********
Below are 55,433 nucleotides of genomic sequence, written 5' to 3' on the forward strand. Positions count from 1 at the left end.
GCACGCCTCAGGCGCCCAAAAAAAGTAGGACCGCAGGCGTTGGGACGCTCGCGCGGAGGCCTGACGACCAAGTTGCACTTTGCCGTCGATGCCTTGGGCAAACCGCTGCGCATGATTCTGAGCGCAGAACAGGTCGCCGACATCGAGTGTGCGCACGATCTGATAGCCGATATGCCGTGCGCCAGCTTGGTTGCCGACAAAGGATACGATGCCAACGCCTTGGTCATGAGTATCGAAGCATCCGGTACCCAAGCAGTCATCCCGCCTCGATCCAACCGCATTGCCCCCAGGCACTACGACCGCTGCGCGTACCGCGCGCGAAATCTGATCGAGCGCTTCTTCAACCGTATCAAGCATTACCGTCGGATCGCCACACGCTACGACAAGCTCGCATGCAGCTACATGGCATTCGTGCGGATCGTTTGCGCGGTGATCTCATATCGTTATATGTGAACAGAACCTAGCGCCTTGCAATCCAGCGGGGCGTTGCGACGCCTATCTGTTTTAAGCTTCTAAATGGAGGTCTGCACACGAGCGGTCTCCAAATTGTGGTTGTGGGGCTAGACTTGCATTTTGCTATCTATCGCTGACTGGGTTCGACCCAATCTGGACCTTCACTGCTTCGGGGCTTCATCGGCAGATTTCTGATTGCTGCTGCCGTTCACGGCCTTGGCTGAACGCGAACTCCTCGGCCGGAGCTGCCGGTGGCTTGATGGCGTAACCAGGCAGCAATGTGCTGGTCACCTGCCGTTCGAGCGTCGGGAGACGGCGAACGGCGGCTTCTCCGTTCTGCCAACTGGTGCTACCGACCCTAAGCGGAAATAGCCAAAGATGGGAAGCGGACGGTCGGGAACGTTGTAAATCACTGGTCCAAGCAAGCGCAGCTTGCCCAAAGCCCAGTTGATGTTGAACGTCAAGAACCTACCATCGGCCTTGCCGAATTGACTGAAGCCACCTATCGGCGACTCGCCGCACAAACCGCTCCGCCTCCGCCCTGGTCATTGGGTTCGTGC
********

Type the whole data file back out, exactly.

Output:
Below are 55,433 nucleotides of genomic sequence, written 5' to 3' on the forward strand. Positions count from 1 at the left end.
GCACGCCTCAGGCGCCCAAAAAAAGTAGGACCGCAGGCGTTGGGACGCTCGCGCGGAGGCCTGACGACCAAGTTGCACTTTGCCGTCGATGCCTTGGGCAAACCGCTGCGCATGATTCTGAGCGCAGAACAGGTCGCCGACATCGAGTGTGCGCACGATCTGATAGCCGATATGCCGTGCGCCAGCTTGGTTGCCGACAAAGGATACGATGCCAACGCCTTGGTCATGAGTATCGAAGCATCCGGTACCCAAGCAGTCATCCCGCCTCGATCCAACCGCATTGCCCCCAGGCACTACGACCGCTGCGCGTACCGCGCGCGAAATCTGATCGAGCGCTTCTTCAACCGTATCAAGCATTACCGTCGGATCGCCACACGCTACGACAAGCTCGCATGCAGCTACATGGCATTCGTGCGGATCGTTTGCGCGGTGATCTCATATCGTTATATGTGAACAGAACCTAGCGCCTTGCAATCCAGCGGGGCGTTGCGACGCCTATCTGTTTTAAGCTTCTAAATGGAGGTCTGCACACGAGCGGTCTCCAAATTGTGGTTGTGGGGCTAGACTTGCATTTTGCTATCTATCGCTGACTGGGTTCGACCCAATCTGGACCTTCACTGCTTCGGGGCTTCATCGGCAGATTTCTGATTGCTGCTGCCGTTCACGGCCTTGGCTGAACGCGAACTCCTCGGCCGGAGCTGCCGGTGGCTTGATGGCGTAACCAGGCAGCAATGTGCTGGTCACCTGCCGTTCGAGCGTCGGGAGACGGCGAACGGCGGCTTCTCCGTTCTGCCAACTGGTGCTACCGACCCTAAGCGGAAATAGCCAAAGATGGGAAGCGGACGGTCGGGAACGTTGTAAATCACTGGTCCAAGCAAGCGCAGCTTGCCCAAAGCCCAGTTGATGTTGAACGTCAAGAACCTACCATCGGCCTTGCCGAATTGACTGAAGCCACCTATCGGCGACTCGCCGCACAAACCGCTCCGCCTCCGCCCTGGTCATTGGGTTCGTGC